Prairie Fare: Keep up with milk breaks this summer“I’ll have chocolate milk,” my 9-year-old daughter said the other night at a restaurant as we celebrated her sister’s birthday and the end of the school year.
By: Julie Garden-Robinson, INFORUM
“I’ll have chocolate milk,” my 9-year-old daughter said the other night at a restaurant as we celebrated her sister’s birthday and the end of the school year.
My daughter nearly always opts for chocolate milk, even when fancy kids’ fruit punch drinks with colorful little umbrellas are on the menu.
Like white milk, chocolate milk has nine essential nutrients, including calcium, potassium and vitamin D. These nutrients often are lacking in the diets of children and adults.
Studies have shown that flavored milks are a way to get growing kids to drink more milk. When schools have removed chocolate milk as a choice, overall milk consumption decreases.
In our case, chocolate milk has become the restaurant “treat” because we always have gallons of white milk in our fridge at home.
School’s out and regular milk breaks are over. With different schedules and less structured days, kids’ eating habits can become a little delinquent from the gold-star standard. Be sure you and your family members don’t earn “D’s” in dairy, especially during June, which is National Dairy Month.
Dairy breaks are a good idea for adults to boost calcium intake, too. If you like coffee, consider whitening it with milk. You also could try a yogurt break or a cheese-and-cracker break.
Athletes may want to take advantage of chocolate milk as a means of quenching thirst and refueling muscles. Chocolate milk has the near-perfect combination of protein and carbohydrate to refuel muscle glycogen, the storage form of glucose, after a workout.
Dairy foods also may help with weight management, according to researchers.
In a six-month study, two groups of people consumed the same amount of calories, but one group ate three or four servings of dairy products as part of their diet. The high-dairy group lost 24 pounds, significantly more than the low-dairy group, and they lost more weight in the abdominal area.
In other words, eat dairy foods, trim calories and get more exercise if your goal is to lose a “spare tire.”
As the weather warms, kids of all ages may opt for soda pop and other sweetened beverages instead of milk as their preferred form of refreshment. This cuts calcium intake and fills them up with empty calories, which can lead to weight gain.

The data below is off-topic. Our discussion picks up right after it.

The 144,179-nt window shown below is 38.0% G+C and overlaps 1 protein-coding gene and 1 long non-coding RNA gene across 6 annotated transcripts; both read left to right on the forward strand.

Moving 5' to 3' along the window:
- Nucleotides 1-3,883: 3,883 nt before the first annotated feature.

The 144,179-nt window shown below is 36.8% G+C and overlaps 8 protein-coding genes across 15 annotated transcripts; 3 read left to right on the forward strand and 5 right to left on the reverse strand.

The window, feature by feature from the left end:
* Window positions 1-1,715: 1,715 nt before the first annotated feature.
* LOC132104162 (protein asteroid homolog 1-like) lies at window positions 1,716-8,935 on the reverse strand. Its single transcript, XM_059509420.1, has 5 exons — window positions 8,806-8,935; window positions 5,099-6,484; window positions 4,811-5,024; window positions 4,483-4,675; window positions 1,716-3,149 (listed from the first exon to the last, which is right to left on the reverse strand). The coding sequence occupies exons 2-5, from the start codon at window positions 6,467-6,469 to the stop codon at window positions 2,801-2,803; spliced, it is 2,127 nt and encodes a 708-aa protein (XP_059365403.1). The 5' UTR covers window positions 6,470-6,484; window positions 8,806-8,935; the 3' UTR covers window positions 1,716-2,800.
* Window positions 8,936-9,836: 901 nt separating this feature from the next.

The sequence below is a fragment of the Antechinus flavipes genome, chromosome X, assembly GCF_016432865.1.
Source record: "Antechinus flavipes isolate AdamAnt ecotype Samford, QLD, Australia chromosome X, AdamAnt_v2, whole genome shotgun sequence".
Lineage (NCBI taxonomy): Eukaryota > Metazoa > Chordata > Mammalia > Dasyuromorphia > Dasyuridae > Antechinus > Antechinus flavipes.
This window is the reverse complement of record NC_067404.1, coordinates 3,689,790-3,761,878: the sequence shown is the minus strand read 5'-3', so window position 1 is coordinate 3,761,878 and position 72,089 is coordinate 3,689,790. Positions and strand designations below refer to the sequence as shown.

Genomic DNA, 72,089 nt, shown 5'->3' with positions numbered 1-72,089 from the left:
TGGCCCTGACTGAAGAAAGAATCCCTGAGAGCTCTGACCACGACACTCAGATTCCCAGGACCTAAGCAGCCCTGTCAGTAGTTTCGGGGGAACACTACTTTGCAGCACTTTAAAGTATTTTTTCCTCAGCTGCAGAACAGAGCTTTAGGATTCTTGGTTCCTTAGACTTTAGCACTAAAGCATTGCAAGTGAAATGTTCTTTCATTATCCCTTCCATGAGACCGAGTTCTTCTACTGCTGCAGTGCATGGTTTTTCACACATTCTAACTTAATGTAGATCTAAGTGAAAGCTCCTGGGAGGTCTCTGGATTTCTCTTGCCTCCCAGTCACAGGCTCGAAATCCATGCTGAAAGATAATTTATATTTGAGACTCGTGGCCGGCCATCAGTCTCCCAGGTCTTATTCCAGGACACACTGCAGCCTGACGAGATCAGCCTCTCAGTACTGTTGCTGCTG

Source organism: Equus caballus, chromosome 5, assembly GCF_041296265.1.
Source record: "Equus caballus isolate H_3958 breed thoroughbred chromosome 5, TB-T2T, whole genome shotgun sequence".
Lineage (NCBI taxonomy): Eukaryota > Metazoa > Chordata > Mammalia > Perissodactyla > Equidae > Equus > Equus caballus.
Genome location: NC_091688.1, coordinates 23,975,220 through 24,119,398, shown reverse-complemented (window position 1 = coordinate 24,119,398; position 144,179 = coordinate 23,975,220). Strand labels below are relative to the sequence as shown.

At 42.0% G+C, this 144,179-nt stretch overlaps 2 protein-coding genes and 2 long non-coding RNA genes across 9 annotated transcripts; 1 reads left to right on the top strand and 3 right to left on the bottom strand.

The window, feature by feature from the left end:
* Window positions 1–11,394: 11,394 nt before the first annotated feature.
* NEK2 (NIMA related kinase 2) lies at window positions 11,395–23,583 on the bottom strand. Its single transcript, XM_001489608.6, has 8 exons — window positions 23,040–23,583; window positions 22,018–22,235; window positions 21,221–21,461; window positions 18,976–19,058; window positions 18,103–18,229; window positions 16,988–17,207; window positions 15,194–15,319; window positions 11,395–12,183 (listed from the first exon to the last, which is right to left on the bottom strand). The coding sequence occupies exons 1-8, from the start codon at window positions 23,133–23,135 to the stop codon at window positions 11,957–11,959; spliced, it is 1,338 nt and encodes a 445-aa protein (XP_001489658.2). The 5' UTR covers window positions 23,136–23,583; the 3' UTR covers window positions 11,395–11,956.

Drinking more milk, however, can crowd out sweetened beverages. University of Iowa researchers surveyed the parents of 645 children. They found that kids as young as 2 who drank more milk were less likely to drink many sweetened beverages.
Here are some tips to help keep you and your family ahead of the curve when it comes to nutrition practices:
E Drink milk with meals. Aim for at least three daily servings of milk and other dairy foods. Have water with snacks and save sweetened beverages for occasional treats.
E Eat meals as a family as often as possible. Kids who eat with their families have a healthier overall diet, and they consume more calcium-rich milk and fewer sweetened soft drinks.
E Try some new dairy-based recipes this summer or add some dairy to your favorites. Aim for three servings of dairy a day. Sprinkle cheese on eggs, top baked potatoes with nonfat yogurt and chives, and experiment with refreshing smoothie recipes. Try Greek yogurt as a protein-rich snack.
For more information about nutrition and fitness, check out www.ndsu.edu/eatsmart or see the Prairie Fare blog at prairiefare.areavoices.com.
Here’s a recipe with a clever title courtesy of the Midwest Dairy Council at www.midwestdairy.com.
Chocolate Bananarama Milk Mixer
4 cups fat-free milk
1 (4-ounce) package chocolate instant pudding
1 medium banana, cut into chunks
6 ice cubes
Place ingredients in a blender. Cover and blend for one minute or until smooth.
Pour into four glasses. Serve immediately.
Makes four servings. Each serving has 200 calories, 0.5 g of fat, 9 g of protein, 41 g of carbohydrate, 460 mg of sodium and 300 mg of calcium.
Julie Garden-Robinson, Ph.D., R.D., L.R.D., is a North Dakota State University Extension Service food and nutrition specialist and professor in the Department of Health, Nutrition and Exercise Sciences.